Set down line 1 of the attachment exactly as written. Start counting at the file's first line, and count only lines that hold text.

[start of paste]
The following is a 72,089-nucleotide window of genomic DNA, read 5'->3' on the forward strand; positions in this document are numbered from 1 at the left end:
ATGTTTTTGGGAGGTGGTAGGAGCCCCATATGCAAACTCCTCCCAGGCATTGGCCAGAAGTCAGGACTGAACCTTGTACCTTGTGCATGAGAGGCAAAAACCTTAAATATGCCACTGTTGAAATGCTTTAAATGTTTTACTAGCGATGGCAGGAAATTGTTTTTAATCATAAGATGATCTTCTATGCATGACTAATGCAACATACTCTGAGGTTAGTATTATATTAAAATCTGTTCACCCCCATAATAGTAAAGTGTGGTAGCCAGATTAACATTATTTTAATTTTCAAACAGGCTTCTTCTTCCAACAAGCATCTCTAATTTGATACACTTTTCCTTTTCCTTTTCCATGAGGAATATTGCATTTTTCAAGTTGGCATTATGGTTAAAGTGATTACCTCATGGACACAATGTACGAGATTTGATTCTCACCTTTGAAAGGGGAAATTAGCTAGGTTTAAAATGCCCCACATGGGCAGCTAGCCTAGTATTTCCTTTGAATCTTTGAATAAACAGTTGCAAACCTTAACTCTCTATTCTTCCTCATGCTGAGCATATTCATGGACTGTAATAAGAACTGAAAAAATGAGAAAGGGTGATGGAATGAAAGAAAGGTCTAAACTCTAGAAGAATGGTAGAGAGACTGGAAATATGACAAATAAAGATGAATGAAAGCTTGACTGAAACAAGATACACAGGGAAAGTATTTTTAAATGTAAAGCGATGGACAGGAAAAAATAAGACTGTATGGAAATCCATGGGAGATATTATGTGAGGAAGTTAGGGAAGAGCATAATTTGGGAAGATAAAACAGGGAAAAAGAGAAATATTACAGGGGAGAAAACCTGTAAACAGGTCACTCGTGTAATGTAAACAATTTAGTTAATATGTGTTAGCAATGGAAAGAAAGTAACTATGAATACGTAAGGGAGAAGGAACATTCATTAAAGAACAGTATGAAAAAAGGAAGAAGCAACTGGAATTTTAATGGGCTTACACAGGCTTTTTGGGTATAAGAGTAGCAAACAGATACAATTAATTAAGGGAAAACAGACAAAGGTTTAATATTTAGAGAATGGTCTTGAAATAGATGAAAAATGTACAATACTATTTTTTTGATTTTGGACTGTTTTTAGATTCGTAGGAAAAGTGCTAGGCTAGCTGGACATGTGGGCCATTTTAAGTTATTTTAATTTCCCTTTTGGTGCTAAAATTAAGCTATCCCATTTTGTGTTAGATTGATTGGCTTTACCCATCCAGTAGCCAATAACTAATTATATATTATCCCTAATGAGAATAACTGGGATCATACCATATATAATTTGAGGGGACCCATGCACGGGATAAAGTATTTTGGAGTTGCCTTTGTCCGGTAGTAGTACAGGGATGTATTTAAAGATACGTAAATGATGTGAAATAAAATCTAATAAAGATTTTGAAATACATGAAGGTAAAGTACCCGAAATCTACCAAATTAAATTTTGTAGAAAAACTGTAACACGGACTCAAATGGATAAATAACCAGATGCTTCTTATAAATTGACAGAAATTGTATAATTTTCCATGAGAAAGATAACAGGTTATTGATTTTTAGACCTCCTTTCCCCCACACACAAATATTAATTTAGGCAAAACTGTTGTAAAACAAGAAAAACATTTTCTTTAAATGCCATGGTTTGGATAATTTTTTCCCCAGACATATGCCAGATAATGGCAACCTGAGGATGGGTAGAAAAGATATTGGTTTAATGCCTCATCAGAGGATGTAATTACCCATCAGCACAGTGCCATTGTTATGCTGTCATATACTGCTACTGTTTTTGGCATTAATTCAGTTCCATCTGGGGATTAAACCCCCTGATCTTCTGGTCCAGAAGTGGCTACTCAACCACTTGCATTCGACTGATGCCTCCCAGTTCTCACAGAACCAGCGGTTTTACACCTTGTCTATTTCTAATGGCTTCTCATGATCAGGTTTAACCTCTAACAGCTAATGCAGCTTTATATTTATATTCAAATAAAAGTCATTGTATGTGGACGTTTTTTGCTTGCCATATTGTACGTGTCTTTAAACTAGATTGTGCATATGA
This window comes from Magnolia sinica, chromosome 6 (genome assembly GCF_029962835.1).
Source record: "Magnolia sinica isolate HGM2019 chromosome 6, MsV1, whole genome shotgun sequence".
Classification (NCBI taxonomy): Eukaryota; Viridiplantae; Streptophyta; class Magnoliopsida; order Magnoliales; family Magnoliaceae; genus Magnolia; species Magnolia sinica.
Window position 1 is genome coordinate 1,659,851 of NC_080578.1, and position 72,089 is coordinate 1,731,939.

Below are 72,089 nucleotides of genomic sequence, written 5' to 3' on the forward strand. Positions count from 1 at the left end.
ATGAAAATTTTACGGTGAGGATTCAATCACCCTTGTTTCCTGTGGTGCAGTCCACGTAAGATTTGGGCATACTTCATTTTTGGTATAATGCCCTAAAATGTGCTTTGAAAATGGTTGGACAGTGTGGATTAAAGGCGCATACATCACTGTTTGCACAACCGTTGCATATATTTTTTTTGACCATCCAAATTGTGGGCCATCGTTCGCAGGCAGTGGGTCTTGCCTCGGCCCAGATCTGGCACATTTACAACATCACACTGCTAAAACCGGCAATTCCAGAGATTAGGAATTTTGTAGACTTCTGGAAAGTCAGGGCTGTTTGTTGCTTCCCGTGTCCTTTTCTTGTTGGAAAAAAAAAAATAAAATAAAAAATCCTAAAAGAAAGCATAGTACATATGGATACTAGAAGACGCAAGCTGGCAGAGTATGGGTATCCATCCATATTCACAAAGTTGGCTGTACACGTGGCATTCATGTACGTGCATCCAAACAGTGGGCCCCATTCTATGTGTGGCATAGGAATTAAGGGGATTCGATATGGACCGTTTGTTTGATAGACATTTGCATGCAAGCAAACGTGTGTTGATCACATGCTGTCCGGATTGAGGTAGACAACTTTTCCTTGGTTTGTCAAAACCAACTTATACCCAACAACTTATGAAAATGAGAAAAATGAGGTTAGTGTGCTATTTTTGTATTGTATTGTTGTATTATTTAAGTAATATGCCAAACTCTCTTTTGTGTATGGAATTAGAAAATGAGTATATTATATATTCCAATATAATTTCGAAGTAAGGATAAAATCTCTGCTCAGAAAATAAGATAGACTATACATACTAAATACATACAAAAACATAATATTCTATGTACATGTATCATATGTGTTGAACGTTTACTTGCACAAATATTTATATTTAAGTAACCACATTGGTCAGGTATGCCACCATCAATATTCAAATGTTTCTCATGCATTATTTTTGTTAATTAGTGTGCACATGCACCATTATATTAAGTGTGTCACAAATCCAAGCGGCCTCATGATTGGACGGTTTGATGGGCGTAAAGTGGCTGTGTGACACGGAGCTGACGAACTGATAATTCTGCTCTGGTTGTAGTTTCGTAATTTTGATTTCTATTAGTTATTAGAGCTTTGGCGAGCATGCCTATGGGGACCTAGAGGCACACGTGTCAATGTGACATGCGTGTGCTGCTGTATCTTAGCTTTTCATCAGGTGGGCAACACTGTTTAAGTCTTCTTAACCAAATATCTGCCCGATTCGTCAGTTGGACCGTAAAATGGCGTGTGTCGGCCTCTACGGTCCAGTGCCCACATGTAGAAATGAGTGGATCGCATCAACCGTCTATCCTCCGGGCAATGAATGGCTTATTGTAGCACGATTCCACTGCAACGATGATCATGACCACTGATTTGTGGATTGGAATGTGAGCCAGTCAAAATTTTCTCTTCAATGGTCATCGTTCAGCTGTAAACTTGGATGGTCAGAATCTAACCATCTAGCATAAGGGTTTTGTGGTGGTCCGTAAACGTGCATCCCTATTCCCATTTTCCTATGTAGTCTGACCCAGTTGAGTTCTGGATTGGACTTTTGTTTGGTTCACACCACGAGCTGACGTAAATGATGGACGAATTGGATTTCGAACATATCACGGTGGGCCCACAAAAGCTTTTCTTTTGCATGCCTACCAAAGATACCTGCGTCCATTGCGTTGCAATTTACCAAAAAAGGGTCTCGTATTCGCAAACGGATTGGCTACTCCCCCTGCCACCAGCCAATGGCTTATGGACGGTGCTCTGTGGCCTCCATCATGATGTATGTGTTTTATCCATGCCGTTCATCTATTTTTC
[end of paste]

The following is a 72,089-nucleotide window of genomic DNA, read 5'->3' on the forward strand; positions in this document are numbered from 1 at the left end: